The mouth is a weird place. Not quite inside and not quite out, not skin and not organ, but something in between: dark, wet, admitting access to an interior most people would rather not contemplate--where cancer starts, where the heart is broken, where the soul might just fail to turn up.
I encouraged my patients to floss.
...is the beginning of Joshua Ferris' To Rise Again At A Decent Hour. A couple of years ago I read Ferris' And Then We Came To The End, a Chicago novel, and liked it, so I had this one in mind when it came out and got good reviews. It was longlisted for the Man Booker and won the Dylan Thomas prize.
Sneaking in 'where the heart is broken' gives me a clue there's more going on here!
The blurb tells me that the narrator gets into some sort of identity theft trouble which causes him to rethink his life. I've only just started so I don't know much more. The only other dentist novel I know is Frank Norris' McTeague, which I read a long time ago, and is a terribly grim story. I'm hoping this is nothing like that. In any case our dentist narrator seems rather amusingly philosophical, which was not the case with McTeague the dentist.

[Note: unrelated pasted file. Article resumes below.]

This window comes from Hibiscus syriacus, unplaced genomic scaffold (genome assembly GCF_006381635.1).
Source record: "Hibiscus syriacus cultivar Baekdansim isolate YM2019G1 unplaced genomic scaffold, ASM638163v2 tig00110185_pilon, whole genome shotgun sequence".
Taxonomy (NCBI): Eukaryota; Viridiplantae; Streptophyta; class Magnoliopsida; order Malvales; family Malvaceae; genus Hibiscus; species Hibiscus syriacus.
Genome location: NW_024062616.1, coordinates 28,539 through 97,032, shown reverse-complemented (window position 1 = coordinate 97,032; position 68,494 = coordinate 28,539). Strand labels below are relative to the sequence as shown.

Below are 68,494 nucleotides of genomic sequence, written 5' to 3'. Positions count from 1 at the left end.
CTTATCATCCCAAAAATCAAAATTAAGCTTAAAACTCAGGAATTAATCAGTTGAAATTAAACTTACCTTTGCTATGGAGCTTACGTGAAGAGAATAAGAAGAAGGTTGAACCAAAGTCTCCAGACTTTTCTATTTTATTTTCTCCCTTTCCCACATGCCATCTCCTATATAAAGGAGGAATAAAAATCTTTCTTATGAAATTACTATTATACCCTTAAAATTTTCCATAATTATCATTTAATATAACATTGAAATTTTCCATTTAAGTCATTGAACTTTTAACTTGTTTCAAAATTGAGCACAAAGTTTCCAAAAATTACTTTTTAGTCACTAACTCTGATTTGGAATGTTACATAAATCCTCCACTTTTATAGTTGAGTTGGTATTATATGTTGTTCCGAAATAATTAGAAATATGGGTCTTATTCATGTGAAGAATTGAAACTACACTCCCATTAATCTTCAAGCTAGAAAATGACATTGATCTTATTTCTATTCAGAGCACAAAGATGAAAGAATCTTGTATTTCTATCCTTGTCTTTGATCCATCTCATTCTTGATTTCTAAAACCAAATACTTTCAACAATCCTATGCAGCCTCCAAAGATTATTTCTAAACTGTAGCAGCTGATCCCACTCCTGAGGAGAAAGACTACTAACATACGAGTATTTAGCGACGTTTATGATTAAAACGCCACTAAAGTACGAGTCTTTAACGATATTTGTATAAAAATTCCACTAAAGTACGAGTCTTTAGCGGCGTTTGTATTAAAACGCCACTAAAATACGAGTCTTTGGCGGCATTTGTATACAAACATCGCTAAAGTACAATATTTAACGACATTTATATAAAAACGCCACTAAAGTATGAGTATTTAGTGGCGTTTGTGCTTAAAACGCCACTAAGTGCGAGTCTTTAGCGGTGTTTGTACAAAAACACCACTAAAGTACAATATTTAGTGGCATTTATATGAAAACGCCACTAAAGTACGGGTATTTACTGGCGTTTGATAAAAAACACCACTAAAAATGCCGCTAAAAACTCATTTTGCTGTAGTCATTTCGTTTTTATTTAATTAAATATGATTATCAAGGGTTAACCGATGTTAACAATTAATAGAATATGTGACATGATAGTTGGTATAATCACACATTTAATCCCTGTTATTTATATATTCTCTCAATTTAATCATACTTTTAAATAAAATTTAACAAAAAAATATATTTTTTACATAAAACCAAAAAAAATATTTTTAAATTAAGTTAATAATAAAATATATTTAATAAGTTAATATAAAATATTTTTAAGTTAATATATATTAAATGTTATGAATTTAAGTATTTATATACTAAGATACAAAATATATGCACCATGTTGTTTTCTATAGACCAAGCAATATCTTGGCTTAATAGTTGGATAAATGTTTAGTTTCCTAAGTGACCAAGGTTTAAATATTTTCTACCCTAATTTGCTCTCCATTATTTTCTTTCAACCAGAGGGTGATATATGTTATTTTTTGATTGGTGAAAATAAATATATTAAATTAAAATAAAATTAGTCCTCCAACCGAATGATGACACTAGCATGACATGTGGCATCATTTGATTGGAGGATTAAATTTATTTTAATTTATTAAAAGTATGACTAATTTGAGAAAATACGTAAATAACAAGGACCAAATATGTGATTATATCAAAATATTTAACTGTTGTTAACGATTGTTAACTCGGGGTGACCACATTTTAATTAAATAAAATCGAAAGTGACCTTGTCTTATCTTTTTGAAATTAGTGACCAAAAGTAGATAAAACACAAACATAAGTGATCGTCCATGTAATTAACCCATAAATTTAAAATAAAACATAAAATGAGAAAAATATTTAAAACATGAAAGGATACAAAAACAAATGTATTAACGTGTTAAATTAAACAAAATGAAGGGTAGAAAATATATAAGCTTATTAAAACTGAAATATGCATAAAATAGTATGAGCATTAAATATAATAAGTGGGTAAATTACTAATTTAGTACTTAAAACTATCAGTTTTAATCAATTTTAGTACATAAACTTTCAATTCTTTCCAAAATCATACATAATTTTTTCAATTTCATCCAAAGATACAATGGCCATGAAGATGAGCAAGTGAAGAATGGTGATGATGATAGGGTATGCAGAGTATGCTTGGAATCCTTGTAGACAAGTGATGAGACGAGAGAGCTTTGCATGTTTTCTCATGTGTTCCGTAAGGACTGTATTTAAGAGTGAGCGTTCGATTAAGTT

Book Beginnings on Fridays is a bookish meme hosted by Gilion at Rose City Reader. To play, quote the beginning of the book you're currently reading, give the author and title, and any thoughts if you like. And be sure to remember to floss!